of sensory information, movement and
motivation. For schizophrenia, the DA hypothesis
makes sense as it would explain the classic
symptoms where these aspects are abnormal,
such as social withdrawal (loss of motivation)
and catatonia (movement abnormalities)
According to the cognitive theory, schizophrenia
may be caused by irrational thoughts which lead to
cognitive distortions – literally abnormal processing
of sensory information. In more detail, this
abnormal processing may be a result of damage to
cognitive systems such as the central monitoring
system. This system is responsible for labelling
actions as ‘being done by me’. For schizophrenia,
this makes sense as many symptoms could be
explained by this. For example, auditory
hallucinations may be a person who doesn’t
recognise that their inner voice is their own and
instead attributes it to an external source (e.g. God)
Psychodynamic theory offers an alternative psychological theory. Here, the root cause is
unconscious conflicts which arise as a result of trauma in childhood. This trauma may cause
abnormal development of the tri-partite personality (ID, EGO, SUPER EGO). For example, it may
cause the EGO to perform maladaptive use of defence mechanisms such as regression when a
person is faced with trauma. Here a person is psychologically ‘going back’ to an early stage in
their life, prior to the trauma they experienced, as this makes them feel psychologically ‘safe’. For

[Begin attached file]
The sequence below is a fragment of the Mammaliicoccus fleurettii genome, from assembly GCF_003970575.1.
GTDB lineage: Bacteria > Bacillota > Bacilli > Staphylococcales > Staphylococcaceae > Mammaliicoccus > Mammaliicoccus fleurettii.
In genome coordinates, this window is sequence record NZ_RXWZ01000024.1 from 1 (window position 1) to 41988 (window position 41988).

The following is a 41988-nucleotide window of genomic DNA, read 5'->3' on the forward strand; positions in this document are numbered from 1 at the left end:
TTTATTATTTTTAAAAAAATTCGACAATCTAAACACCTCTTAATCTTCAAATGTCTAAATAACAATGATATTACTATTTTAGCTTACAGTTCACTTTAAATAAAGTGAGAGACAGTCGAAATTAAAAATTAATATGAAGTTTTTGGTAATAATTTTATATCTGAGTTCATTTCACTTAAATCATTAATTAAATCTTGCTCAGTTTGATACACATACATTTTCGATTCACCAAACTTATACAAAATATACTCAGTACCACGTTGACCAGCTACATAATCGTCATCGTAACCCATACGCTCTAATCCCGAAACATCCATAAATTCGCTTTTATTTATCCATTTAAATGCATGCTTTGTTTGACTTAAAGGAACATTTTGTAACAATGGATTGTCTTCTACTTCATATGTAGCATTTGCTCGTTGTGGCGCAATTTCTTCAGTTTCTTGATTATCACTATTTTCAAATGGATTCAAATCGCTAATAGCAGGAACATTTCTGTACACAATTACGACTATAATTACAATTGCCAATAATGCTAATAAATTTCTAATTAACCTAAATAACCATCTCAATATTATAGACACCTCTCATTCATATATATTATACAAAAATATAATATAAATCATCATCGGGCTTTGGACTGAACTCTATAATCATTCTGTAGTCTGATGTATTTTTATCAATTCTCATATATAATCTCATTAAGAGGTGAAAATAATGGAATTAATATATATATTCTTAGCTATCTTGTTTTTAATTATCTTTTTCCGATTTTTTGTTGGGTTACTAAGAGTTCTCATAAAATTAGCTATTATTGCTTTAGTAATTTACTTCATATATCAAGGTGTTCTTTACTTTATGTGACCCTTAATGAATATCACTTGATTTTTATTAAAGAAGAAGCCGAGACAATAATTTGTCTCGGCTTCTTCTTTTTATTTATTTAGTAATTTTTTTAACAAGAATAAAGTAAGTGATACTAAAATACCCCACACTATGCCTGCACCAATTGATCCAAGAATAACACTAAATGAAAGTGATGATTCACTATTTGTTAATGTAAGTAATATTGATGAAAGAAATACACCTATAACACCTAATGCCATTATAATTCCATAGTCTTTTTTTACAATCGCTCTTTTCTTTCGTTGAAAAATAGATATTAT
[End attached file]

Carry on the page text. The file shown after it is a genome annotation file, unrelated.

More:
schizophrenia, this makes sense as many symptoms can be classed as childlike, such as
neologisms (making up words) and even visual hallucinations which may be representative of
childhood imaginary friends (these may serve a further psychological purpose however …
Discuss Biological Explanations of SZ
• Need to know at least TWO for top mark bands
• Bio explanations include
–
–
–
–
Genetic abnormalities
Biochemical - Neurotransmitter imbalances
Neuroanatomical Abnormalities
Viral Hypothesis
• When evaluating, consider the general strengths and weaknesses of
the BIOLOGICAL APPROACH
• Where possible, link to specific symptoms!
EXAMINERS LIKE RESEARCH WHEN DISCUSSING EXPLANATIONS
Discuss Biological
Explanations of SZ
EVALUATION
• Evidence - E.g. Gottesman / other family
studies
–
•
GENETICS
• Sz is likely to have a genetic basis
because of the observations that
Sz is present in ALL CULTURES and
tends to run in FAMILIES
• Established through TWIN,
ADOPTION, FAMILY studies which